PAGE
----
St. Thomas Aquinas and the Liturgies of Corpus Christi
When Pope Urban IV added the feast of Corpus Christi to the Church's liturgical calendar in 1264, he asked St. Thomas Aquinas to write the liturgy. St. Thomas wrote the famous Sequence (a poem that precedes the Gospel) for the Mass of day, the Lauda Sion Salvatorem (Sion, Lift Up thy Voice and Sing). St. Thomas is widely fcknown for his brilliance, but he is perhaps less known for his devotion to the Blessed Sacrament. He was even seen levitating before the Blessed Sacrament in prayer.
Lauda Sion Salvatorum
Sion, lift thy voice and sing:
Praise thy Savior and thy King;
Praise with hymns thy Shepherd true:
Dare thy most to praise Him well;
For He doth all praise excel;
None can ever reach His due.
Special theme of praise is Thine,
That true living Bread divine,
That life-giving flesh adored,
Which the brethren twelve received,
As most faithfully believed,
At the Supper of the Lord.
Let the chant be loud and high;
Sweet and tranquil be the joy
Felt to-day in every breast;
On this festival divine
Which recounts the origin
Of the glorious Eucharist.
As described in Corpus Christi: Our Debt to St. Thomas Aquinas by Stephanie A. Mann, which was posted at Catholic Exchange on June 7, 2012: "St. Thomas also wrote a hymn for Vespers: Pange Lingua (Sing, tongue, the mystery of the glorious Body), from which we have the Tantum Ergo (Down in Adoration Falling) verses sung at Benediction. … His hymn for Matins, Sacris Solemniis (Sacred Solemnity), includes the great Panis Angelicus (Bread of Angels) meditation … From the third hymn, for Lauds, Verbum Supernum Prodiens (Word Descending from Above), we take the other Benediction hymn, O Salutaris Hostia (O Saving Victim).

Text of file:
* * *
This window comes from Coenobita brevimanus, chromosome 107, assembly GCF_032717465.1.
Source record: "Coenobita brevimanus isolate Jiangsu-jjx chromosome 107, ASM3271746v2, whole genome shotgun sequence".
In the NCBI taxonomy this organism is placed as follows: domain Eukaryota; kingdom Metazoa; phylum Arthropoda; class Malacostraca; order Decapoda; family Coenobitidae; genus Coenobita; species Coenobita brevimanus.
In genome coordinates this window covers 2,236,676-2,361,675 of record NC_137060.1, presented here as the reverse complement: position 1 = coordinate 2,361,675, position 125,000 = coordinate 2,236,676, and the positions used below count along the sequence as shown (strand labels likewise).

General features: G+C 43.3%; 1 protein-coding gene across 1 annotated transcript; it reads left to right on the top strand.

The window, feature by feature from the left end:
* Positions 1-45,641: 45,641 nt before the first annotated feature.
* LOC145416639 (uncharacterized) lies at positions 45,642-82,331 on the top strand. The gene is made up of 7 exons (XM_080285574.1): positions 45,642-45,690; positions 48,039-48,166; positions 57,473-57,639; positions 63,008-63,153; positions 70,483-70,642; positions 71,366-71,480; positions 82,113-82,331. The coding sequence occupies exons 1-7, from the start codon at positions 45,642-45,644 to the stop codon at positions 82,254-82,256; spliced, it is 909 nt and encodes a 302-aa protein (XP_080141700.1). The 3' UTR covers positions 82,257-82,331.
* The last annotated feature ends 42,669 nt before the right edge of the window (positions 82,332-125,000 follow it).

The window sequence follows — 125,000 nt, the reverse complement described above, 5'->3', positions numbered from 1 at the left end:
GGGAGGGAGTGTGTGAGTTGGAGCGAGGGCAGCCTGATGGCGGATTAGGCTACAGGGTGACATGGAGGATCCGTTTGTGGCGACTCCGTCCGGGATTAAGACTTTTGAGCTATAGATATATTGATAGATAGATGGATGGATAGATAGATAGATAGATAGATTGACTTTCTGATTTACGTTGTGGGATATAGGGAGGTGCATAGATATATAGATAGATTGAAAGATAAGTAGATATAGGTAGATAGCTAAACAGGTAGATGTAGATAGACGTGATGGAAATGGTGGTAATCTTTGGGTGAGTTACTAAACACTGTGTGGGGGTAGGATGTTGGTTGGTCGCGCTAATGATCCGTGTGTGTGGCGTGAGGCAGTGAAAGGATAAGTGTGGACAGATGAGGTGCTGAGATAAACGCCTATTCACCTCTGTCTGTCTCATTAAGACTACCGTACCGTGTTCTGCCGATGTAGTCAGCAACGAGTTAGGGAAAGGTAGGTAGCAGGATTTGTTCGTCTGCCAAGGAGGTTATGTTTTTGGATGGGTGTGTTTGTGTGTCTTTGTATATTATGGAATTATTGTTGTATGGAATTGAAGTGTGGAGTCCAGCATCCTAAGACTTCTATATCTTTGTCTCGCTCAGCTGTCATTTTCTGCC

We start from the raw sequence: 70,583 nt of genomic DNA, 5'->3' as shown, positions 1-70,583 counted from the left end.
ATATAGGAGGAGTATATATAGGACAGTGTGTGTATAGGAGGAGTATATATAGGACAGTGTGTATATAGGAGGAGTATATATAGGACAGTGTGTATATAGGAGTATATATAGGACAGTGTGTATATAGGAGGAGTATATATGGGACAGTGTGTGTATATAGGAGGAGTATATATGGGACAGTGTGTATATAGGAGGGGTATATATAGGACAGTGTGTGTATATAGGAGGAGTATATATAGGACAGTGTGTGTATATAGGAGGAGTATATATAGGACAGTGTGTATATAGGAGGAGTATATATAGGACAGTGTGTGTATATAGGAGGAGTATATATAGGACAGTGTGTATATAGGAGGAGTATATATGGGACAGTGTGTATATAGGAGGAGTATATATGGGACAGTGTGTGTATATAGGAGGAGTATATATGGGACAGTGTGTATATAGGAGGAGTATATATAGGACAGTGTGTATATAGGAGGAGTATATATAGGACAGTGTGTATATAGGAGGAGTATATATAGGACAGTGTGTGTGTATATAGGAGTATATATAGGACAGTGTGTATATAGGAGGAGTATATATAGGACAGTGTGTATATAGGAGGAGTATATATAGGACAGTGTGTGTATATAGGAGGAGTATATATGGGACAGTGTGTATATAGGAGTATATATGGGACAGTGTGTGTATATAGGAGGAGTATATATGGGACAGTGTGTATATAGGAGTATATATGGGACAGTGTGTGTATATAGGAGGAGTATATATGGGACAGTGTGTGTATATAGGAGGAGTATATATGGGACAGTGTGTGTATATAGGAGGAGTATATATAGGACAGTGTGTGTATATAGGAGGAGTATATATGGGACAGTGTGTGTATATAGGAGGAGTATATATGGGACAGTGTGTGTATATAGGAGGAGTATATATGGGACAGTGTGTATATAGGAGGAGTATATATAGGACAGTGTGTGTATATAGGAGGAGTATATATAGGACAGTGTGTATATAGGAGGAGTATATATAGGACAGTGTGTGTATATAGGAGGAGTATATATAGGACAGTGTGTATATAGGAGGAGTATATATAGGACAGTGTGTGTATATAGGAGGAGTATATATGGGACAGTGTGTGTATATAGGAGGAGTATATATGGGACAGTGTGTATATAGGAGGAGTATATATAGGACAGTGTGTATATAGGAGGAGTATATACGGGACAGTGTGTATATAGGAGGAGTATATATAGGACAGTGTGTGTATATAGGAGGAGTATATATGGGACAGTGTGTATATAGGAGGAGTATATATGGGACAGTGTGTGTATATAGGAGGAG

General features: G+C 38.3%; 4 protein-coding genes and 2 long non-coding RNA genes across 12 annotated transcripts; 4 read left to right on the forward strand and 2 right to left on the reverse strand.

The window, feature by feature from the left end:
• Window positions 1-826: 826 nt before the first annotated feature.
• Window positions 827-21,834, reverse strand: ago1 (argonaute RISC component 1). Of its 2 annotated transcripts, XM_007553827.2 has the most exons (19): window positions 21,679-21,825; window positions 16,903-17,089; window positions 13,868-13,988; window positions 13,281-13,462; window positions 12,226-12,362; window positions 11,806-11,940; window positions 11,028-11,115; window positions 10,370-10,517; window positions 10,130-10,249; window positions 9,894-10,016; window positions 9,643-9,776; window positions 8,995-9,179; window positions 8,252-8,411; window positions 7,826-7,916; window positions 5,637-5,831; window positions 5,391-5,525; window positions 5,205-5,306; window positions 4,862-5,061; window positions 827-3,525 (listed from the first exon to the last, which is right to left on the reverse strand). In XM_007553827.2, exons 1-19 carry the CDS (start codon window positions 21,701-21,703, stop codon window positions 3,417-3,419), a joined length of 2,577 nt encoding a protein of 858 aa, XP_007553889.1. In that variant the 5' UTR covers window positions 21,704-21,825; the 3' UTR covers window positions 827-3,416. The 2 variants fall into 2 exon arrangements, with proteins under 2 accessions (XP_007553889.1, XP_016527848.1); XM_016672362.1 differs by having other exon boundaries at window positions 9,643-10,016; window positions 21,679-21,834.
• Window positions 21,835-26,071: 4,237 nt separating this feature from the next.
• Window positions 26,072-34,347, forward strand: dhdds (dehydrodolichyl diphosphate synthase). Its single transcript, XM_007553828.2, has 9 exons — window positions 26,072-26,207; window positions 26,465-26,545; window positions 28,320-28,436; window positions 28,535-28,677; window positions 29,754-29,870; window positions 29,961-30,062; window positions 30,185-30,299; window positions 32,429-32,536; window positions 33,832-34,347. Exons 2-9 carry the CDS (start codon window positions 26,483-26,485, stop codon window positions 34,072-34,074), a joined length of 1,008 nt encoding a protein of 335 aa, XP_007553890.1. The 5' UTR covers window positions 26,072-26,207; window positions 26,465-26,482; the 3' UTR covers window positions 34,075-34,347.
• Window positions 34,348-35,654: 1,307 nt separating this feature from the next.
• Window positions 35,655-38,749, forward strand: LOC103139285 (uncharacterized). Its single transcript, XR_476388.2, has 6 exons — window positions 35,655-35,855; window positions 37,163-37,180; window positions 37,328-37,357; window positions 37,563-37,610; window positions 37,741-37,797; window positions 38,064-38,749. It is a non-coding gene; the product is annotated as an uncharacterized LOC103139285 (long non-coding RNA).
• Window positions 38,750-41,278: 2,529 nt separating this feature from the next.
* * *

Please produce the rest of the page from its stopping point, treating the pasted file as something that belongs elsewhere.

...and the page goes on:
"Finally, St. Thomas Aquinas wrote a hymn of Eucharistic thanksgiving, Adore Te Devote (Devoutly I Adore Thee)."
Adoro Te Devote
Godhead here in hiding
Whom I do adore
Masked by these bare shadows,
Shape and nothing more,
See, Lord, at Thy service
Low lies here a heart
Lost, all lost in wonder
At the God Thou art.
Seeing, touching, tasting
Are in Thee deceived;
How says trusty hearing?
That shall be believed;
What God’s Son has told me,
Take for truth I do;
Truth Himself speaks truly
Or there’s nothing true.
On the cross Thy Godhead
Made no sign to men;
Here Thy very manhood
Steals from human ken:
Both are my confession,
Both are my belief;
And I pray the prayer
Of the dying thief.
I am not like Thomas,
Wounds I cannot see,
But I plainly call Thee
Lord and God as he;
This faith each day deeper
Be my holding of,
Daily make me harder
Hope and dearer love.
In his 2003 encyclical on the Holy Eucharist, Ecclesia de Eucharistia, Pope St. John Paul II praised St. Thomas Aquinas as "an impassioned poet of Christ in the Eucharist," and rightly so.
 EWTN has currently scheduled broadcasts of the three hour Holy Mass at St. John Lateran and the Eucharistic Procession to the Basilica of St. Mary Major for Thursday 06/19/2014, 1:00 PM ET and Friday 06/20/2014, 12:00 AM ET. Click here for local times.
 Corpus Christi (feast), from Wikipedia